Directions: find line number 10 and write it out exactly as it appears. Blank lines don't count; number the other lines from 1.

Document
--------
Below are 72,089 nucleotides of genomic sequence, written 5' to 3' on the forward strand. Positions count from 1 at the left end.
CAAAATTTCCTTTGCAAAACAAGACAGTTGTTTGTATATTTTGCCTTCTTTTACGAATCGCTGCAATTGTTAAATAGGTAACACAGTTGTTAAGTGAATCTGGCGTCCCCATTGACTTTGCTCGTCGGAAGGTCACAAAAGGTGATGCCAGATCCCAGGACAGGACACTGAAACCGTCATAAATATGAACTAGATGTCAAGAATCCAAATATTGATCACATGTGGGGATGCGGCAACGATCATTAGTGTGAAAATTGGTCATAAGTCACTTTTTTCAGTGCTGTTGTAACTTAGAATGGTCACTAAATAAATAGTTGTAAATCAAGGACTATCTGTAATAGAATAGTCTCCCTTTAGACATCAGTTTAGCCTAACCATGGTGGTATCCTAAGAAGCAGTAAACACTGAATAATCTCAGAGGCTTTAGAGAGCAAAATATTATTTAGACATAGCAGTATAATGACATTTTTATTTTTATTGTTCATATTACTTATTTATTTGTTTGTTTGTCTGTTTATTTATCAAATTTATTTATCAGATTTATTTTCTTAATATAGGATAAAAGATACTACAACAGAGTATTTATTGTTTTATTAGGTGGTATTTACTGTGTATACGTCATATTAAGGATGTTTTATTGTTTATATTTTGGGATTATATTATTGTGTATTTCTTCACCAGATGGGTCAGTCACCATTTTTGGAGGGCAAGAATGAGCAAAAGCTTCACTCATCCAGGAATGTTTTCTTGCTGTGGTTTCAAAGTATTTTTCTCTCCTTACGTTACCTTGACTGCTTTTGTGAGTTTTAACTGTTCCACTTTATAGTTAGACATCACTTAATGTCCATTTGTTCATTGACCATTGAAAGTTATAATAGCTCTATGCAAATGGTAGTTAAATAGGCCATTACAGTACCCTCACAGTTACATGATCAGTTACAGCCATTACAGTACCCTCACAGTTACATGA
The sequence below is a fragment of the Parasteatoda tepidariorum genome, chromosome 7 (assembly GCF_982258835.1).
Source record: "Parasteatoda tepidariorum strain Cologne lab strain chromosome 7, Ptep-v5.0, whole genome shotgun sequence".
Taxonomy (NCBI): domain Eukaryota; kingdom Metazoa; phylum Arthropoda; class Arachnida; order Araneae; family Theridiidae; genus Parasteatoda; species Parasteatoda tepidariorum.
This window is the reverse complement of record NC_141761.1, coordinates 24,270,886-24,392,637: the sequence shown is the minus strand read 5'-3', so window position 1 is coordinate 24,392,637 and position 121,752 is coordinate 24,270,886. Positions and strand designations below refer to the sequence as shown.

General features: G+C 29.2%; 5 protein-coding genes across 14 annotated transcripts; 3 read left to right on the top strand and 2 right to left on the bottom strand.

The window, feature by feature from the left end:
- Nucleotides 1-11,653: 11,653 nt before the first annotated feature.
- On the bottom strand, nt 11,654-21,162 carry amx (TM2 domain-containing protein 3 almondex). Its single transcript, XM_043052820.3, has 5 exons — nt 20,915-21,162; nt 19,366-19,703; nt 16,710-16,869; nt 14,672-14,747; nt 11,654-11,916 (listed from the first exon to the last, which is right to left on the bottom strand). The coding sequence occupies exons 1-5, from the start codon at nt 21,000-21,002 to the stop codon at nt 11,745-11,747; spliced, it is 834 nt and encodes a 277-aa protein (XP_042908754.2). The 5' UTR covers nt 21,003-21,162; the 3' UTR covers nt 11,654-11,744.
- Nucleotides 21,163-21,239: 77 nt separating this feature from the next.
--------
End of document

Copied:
- On the bottom strand, nt 11,654-21,162 carry amx (TM2 domain-containing protein 3 almondex). Its single transcript, XM_043052820.3, has 5 exons — nt 20,915-21,162; nt 19,366-19,703; nt 16,710-16,869; nt 14,672-14,747; nt 11,654-11,916 (listed from the first exon to the last, which is right to left on the bottom strand). The coding sequence occupies exons 1-5, from the start codon at nt 21,000-21,002 to the stop codon at nt 11,745-11,747; spliced, it is 834 nt and encodes a 277-aa protein (XP_042908754.2). The 5' UTR covers nt 21,003-21,162; the 3' UTR covers nt 11,654-11,744.